Sunday, March 15, 2009

In Defense Of The Family Farm - by Wendell Berry

the article is here.

here is the eloquent first paragraph:

With industrialization has come a general depreciation of work. As the price of work has gone up, the value of it has gone down, until it is now so depressed that people simply do not want to do it anymore. We can say without exaggeration that the present national ambition of the United States is unemployment. People live for quitting time, for weekends, for vacations, and for retirement; moreover, this ambition seems to be classless, as true in the executive sites as on the assembly lines. One works, not because the work is necessary, valuable, useful to a desirable end, or because one loves to do it, but only to be able to quit—a condition that a saner time would regard as infernal, a condemnation. This is explained, of course, by the dullness of the work, by the loss of responsibility for, or credit for, or knowledge of the thing made.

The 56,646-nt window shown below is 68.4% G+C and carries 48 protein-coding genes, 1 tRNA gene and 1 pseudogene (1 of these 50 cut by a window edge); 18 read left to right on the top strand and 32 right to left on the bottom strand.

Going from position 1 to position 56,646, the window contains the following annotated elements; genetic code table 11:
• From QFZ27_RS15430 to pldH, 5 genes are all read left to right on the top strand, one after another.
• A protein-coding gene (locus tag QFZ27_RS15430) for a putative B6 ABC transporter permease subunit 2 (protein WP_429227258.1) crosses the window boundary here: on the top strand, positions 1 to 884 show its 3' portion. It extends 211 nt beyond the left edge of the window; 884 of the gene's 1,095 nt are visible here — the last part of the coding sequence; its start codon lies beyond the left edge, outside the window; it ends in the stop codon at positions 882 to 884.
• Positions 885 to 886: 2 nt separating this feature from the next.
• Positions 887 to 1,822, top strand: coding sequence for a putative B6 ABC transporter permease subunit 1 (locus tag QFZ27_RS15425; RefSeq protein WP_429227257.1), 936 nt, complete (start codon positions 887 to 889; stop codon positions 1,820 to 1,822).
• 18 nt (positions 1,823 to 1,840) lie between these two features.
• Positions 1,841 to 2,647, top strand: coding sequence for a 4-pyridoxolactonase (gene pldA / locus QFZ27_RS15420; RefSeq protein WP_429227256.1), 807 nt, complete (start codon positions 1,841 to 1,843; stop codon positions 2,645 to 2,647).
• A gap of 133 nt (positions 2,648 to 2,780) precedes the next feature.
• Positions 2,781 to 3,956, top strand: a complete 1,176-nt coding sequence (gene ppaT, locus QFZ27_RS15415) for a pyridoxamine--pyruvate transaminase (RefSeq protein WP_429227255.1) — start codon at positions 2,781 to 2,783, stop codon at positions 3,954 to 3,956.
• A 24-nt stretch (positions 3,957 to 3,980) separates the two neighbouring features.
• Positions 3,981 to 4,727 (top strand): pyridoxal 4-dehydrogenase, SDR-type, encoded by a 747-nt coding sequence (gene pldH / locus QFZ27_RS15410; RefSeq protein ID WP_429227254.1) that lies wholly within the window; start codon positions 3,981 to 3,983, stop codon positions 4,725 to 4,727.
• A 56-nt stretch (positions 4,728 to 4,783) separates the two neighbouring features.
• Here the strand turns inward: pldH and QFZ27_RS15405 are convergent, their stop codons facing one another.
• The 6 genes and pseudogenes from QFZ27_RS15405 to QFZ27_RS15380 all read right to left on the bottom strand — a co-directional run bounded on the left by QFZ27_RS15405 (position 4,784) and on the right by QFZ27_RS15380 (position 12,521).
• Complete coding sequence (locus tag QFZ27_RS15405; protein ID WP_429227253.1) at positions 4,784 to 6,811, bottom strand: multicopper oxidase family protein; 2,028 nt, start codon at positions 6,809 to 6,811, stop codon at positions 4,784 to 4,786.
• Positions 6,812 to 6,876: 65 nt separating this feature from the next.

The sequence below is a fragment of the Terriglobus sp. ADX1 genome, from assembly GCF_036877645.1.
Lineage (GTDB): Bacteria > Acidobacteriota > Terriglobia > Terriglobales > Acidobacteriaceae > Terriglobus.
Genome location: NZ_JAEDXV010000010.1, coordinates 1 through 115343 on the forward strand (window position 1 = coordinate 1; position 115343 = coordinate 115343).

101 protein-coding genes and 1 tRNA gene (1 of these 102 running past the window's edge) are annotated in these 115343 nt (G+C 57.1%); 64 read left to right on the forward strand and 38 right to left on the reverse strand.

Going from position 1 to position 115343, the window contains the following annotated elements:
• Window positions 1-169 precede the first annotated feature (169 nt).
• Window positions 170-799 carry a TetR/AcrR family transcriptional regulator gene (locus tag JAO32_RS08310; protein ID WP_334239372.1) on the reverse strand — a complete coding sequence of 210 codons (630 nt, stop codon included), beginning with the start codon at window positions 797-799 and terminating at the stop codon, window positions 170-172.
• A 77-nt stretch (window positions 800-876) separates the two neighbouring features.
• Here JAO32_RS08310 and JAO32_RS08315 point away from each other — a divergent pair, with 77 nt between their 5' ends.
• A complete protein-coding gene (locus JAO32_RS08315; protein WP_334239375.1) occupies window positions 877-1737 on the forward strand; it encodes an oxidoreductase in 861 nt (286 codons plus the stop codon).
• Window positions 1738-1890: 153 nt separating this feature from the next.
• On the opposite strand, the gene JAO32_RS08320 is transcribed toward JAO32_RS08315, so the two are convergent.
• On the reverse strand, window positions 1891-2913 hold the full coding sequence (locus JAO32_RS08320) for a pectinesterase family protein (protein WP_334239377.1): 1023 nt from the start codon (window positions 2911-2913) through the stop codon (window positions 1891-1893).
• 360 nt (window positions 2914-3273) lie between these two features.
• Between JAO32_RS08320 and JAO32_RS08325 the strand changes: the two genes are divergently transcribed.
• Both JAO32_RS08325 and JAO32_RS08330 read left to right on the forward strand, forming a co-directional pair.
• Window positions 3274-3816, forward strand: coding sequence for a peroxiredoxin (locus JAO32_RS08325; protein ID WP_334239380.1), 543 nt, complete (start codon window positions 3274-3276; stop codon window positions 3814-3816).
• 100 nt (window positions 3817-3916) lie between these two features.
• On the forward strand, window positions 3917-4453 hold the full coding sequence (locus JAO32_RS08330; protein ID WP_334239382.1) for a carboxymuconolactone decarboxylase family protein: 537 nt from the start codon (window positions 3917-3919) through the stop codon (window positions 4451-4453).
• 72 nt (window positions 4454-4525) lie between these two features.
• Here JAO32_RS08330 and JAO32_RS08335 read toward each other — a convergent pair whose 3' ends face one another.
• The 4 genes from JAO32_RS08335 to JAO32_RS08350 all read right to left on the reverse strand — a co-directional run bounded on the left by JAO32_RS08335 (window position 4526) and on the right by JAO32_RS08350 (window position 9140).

and here I paraphrase some of his recommendations:

1. preserve families and communities
2. maintain the practices of neighborhood
3. maintain the domestic arts of kitchen and garden, household and homestead
4. limit use of technology so as not to displace or alienate available human labor or available free sources of power (the sun, wind, water, and so on)
5. limit farms to a scale that is compatible both with the practice of neighborhood and with the optimum use of low-power technology
6. limit costs by the practices and limits already mentioned
7. educate children to live at home and serve their communities
8. esteem farming as both a practical art and a spiritual discipline

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